undefined behavior, but simply leaking it isn't U.B. At worst
it'd be a QoI issue, with any implementation that leaked the
memory exhibiting negative QoI ...

--
Er*********@sun.com

Nov 14 '05 #4

P: n/a
In article <d6**********@news1brm.Central.Sun.COM>,
Eric Sosman <er*********@sun.com> wrote:
Walter Roberson wrote:
If realloc() finds it necessary to move the memory block, then
does it free() the previously allocated block?
Yes. C89's language isn't as explicit,


Thanks, everyone; and thanks for recognizing that C89 isn't precise
on the point.
--
'ignorandus (Latin): "deserving not to be known"'
-- Journal of Self-Referentialism
Nov 14 '05 #5

P: n/a
ro******@ibd.nrc-cnrc.gc.ca (Walter Roberson) wrote:
# If realloc() finds it necessary to move the memory block, then
# does it free() the previously allocated block?

You're over-specifying the function. What happens to the block is irrelevant
to understanding the function. Use the address returned by realloc; don't
worry about what it was before.

# I had always assumed it would automatically free the previous memory,
# but is the behaviour instead undefined [or defined as not happening] ?

I did a debugging realloc that left the original block alone so that it could
dump an allocation history. There could be all kinds of exotic things happenning
to the previous memory: that's why you shouldn't concern yourself with it.

--
SM Ryan http://www.rawbw.com/~wyrmwif/
Elvis was an artist. But that didn't stop him from joining the service
in time of war. That's why he is the king, and you're a shmuck.
Nov 14 '05 #6

P: n/a
tigervamp wrote:
Walter Roberson wrote:
If realloc() finds it necessary to move the memory block, then
does it free() the previously allocated block?


Yes.
The C89 standard has some reference to undefined behaviour if
one realloc()'s memory that was freed by realloc(), but the only
way explicitly mentioned in the C89 standard to free memory via
realloc() is to realloc() it down to 0 bytes.


Passing a pointer to realloc that points to memory free'd by _any_
function results in undefined behavior. If you successfully
realloc memory which results in the original object being
deallocated, you must provide a pointer to the new object created
by realloc in subsequent realloc calls as the old object has been
freed.
I had always assumed it would automatically free the previous
memory, but is the behaviour instead undefined [or defined as
not happening] ?


No, the behavior is well defined by the Standard, see section
7.20.3 of C99, I don't have a C89 copy handy.


No, I don't consider it well defined. It leaves too much up to the
implementation in the case of zero block size requests. This means
that NULL is not always a sign of failure, and that a non-NULL
return is not necessarily freeable or reallocable.

In my nmalloc implementation for DJGPP I have chosen to treat a
zero block size as a request for one byte, and let the alignment
mechanisms raise it as they will. This ensures that all successful
requests return a non-NULL pointer that can safely be used in
subsequent frees or reallocs. (It also has the convenient to me
side effect of ensuring space for some record-keeping in my code)

I suspect the standard is written to not invalidate the sloppier
malloc implementations already out there. In cases like this I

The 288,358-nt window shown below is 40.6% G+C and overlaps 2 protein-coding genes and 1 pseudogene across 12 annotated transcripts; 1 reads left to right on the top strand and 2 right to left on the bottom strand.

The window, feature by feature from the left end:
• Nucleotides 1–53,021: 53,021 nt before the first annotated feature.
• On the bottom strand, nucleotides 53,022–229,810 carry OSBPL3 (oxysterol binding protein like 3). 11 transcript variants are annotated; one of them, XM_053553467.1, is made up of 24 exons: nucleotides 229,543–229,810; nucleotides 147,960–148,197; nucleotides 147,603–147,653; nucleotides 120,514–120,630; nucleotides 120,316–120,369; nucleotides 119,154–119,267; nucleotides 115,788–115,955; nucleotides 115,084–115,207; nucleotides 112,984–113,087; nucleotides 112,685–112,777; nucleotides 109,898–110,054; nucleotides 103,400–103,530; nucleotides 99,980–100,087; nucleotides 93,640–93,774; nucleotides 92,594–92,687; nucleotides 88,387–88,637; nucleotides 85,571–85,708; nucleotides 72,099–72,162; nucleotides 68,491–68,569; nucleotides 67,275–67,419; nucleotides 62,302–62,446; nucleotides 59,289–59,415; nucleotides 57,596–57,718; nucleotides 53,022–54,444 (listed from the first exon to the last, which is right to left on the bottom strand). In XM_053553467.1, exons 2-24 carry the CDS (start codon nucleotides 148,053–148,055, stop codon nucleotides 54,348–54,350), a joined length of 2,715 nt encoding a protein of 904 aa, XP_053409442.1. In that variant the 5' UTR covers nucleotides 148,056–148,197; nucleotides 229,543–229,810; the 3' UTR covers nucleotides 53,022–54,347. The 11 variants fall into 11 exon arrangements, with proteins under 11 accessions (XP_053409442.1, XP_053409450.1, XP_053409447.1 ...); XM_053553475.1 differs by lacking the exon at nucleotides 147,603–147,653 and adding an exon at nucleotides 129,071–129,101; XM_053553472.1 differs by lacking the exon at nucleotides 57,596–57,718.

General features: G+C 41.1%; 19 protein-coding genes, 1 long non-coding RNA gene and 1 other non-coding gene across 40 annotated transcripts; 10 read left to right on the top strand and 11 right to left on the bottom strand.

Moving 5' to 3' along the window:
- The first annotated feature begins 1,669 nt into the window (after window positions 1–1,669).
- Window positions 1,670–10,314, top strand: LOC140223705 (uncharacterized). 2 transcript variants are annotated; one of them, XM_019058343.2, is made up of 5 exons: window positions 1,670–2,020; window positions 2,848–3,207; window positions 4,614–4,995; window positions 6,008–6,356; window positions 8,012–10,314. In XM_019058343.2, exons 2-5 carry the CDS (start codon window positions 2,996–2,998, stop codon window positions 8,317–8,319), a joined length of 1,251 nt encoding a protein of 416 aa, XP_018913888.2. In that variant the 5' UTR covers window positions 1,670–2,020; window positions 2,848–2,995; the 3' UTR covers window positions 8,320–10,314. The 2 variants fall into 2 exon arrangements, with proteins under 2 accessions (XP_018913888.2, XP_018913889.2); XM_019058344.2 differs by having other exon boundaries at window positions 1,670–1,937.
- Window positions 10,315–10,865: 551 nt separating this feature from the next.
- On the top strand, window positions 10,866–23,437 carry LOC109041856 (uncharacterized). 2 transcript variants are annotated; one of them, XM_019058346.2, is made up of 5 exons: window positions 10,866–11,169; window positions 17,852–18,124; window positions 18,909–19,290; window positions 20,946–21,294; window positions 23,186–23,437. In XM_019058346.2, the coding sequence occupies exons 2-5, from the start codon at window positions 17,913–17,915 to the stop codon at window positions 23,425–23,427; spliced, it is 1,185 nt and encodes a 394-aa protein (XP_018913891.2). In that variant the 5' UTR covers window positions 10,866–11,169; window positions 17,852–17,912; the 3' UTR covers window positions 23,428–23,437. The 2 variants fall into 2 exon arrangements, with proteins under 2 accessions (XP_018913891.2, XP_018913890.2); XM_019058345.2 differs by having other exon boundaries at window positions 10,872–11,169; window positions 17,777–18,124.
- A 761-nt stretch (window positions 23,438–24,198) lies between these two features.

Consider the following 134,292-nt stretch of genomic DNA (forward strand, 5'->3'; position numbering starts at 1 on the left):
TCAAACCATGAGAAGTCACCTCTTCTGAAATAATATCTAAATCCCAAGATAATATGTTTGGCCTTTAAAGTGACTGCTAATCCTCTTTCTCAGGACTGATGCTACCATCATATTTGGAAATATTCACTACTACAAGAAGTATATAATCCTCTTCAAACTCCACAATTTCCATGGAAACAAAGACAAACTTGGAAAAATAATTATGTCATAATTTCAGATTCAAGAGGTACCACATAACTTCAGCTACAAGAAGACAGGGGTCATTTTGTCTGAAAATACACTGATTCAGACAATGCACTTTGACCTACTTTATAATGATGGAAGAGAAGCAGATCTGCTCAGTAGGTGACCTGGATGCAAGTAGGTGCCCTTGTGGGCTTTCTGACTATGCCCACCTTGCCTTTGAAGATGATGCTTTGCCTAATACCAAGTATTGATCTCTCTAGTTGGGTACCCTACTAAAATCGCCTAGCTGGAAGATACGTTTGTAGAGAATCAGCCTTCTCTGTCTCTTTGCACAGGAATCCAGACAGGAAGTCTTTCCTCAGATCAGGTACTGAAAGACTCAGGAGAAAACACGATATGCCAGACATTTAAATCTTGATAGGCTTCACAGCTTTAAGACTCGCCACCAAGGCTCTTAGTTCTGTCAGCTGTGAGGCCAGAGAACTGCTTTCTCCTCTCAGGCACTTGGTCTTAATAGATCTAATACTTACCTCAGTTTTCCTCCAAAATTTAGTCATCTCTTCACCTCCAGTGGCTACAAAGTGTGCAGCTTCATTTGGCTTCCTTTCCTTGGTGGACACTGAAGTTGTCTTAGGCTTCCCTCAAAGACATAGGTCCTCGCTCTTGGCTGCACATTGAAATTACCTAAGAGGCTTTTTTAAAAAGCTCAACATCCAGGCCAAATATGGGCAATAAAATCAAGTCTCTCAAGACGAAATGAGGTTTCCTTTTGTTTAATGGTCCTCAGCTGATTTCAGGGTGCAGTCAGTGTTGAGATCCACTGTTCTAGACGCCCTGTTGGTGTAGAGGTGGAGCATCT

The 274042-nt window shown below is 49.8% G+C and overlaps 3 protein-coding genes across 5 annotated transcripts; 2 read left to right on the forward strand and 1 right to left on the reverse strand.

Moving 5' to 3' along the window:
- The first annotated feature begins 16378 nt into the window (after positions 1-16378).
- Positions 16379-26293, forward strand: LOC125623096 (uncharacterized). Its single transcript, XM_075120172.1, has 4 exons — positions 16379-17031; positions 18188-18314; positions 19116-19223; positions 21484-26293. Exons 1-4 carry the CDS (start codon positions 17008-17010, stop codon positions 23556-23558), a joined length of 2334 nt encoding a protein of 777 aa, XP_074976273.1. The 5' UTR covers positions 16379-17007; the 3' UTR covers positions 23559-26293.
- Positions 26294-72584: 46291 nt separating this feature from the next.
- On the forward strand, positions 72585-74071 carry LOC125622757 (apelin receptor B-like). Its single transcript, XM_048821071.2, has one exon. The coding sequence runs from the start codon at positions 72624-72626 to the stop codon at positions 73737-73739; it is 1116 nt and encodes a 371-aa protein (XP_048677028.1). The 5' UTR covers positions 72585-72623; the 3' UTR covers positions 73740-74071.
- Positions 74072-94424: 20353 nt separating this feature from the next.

think it should include a recommended practice.

--
"If you want to post a followup via groups.google.com, don't use
the broken "Reply" link at the bottom of the article. Click on
"show options" at the top of the article, then click on the
"Reply" at the bottom of the article headers." - Keith Thompson
Nov 14 '05 #7

P: n/a
In article <11*************@corp.supernews.com>,
SM Ryan <wy*****@tango-sierra-oscar-foxtrot-tango.fake.org> wrote:
ro******@ibd.nrc-cnrc.gc.ca (Walter Roberson) wrote:
# If realloc() finds it necessary to move the memory block, then
# does it free() the previously allocated block? You're over-specifying the function. What happens to the block is irrelevant
to understanding the function. Use the address returned by realloc; don't
worry about what it was before.


The question is not over-specified if one is concerned about
whether one is leaking memory. When your datasets are ~1 Gb each
and you are handling them in a loop, you can't afford to allow memory
to leak.
--
'ignorandus (Latin): "deserving not to be known"'
-- Journal of Self-Referentialism
Nov 14 '05 #8

P: n/a
ro******@ibd.nrc-cnrc.gc.ca (Walter Roberson) wrote:
# In article <11*************@corp.supernews.com>,
# SM Ryan <wy*****@tango-sierra-oscar-foxtrot-tango.fake.org> wrote:
# >ro******@ibd.nrc-cnrc.gc.ca (Walter Roberson) wrote:
# ># If realloc() finds it necessary to move the memory block, then
# ># does it free() the previously allocated block?
#
# >You're over-specifying the function. What happens to the block is irrelevant
# >to understanding the function. Use the address returned by realloc; don't
# >worry about what it was before.
#
# The question is not over-specified if one is concerned about
# whether one is leaking memory. When your datasets are ~1 Gb each
# and you are handling them in a loop, you can't afford to allow memory
# to leak.

All you can do to prevent leaks is to match frees to allocs; you don't need to
know how the library is implemented to do that much. It's still leaking
you're stuck unless you can get the library source code.

--
SM Ryan http://www.rawbw.com/~wyrmwif/
God's a skeeball fanatic.